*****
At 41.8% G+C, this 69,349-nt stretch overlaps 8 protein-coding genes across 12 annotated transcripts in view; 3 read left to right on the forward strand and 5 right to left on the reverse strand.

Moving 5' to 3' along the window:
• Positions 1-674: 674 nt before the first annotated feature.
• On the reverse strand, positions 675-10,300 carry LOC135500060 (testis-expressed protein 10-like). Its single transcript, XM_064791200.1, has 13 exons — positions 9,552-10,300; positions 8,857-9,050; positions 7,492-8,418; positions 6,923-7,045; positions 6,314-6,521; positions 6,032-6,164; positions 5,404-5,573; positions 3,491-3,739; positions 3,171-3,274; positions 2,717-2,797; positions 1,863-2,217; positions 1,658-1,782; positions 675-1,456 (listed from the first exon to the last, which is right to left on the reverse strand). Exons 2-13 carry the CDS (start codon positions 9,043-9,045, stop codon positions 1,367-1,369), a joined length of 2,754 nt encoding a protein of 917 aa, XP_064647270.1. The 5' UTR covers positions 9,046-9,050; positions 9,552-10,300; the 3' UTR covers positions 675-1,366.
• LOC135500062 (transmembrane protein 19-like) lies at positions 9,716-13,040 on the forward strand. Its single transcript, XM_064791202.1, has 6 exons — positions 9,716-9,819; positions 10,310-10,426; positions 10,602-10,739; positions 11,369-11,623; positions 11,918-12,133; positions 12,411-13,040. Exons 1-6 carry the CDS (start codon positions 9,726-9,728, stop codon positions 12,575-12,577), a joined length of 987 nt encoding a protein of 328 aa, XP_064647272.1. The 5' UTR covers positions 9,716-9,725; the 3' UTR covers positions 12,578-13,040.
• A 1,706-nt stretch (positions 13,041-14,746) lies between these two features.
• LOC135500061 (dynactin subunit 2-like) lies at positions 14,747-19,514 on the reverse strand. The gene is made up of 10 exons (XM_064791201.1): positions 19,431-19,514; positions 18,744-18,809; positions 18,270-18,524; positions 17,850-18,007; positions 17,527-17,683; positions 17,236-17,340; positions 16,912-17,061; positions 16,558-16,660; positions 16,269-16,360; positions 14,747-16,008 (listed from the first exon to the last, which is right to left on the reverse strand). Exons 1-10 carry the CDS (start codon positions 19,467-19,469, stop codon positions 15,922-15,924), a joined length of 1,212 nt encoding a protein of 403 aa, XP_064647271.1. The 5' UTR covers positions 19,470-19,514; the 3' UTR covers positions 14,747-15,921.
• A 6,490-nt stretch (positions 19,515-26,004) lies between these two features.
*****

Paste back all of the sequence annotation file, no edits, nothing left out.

At 41.8% G+C, this 69,349-nt stretch overlaps 8 protein-coding genes across 12 annotated transcripts in view; 3 read left to right on the forward strand and 5 right to left on the reverse strand.

Moving 5' to 3' along the window:
• Positions 1-674: 674 nt before the first annotated feature.
• On the reverse strand, positions 675-10,300 carry LOC135500060 (testis-expressed protein 10-like). Its single transcript, XM_064791200.1, has 13 exons — positions 9,552-10,300; positions 8,857-9,050; positions 7,492-8,418; positions 6,923-7,045; positions 6,314-6,521; positions 6,032-6,164; positions 5,404-5,573; positions 3,491-3,739; positions 3,171-3,274; positions 2,717-2,797; positions 1,863-2,217; positions 1,658-1,782; positions 675-1,456 (listed from the first exon to the last, which is right to left on the reverse strand). Exons 2-13 carry the CDS (start codon positions 9,043-9,045, stop codon positions 1,367-1,369), a joined length of 2,754 nt encoding a protein of 917 aa, XP_064647270.1. The 5' UTR covers positions 9,046-9,050; positions 9,552-10,300; the 3' UTR covers positions 675-1,366.
• LOC135500062 (transmembrane protein 19-like) lies at positions 9,716-13,040 on the forward strand. Its single transcript, XM_064791202.1, has 6 exons — positions 9,716-9,819; positions 10,310-10,426; positions 10,602-10,739; positions 11,369-11,623; positions 11,918-12,133; positions 12,411-13,040. Exons 1-6 carry the CDS (start codon positions 9,726-9,728, stop codon positions 12,575-12,577), a joined length of 987 nt encoding a protein of 328 aa, XP_064647272.1. The 5' UTR covers positions 9,716-9,725; the 3' UTR covers positions 12,578-13,040.
• A 1,706-nt stretch (positions 13,041-14,746) lies between these two features.
• LOC135500061 (dynactin subunit 2-like) lies at positions 14,747-19,514 on the reverse strand. The gene is made up of 10 exons (XM_064791201.1): positions 19,431-19,514; positions 18,744-18,809; positions 18,270-18,524; positions 17,850-18,007; positions 17,527-17,683; positions 17,236-17,340; positions 16,912-17,061; positions 16,558-16,660; positions 16,269-16,360; positions 14,747-16,008 (listed from the first exon to the last, which is right to left on the reverse strand). Exons 1-10 carry the CDS (start codon positions 19,467-19,469, stop codon positions 15,922-15,924), a joined length of 1,212 nt encoding a protein of 403 aa, XP_064647271.1. The 5' UTR covers positions 19,470-19,514; the 3' UTR covers positions 14,747-15,921.
• A 6,490-nt stretch (positions 19,515-26,004) lies between these two features.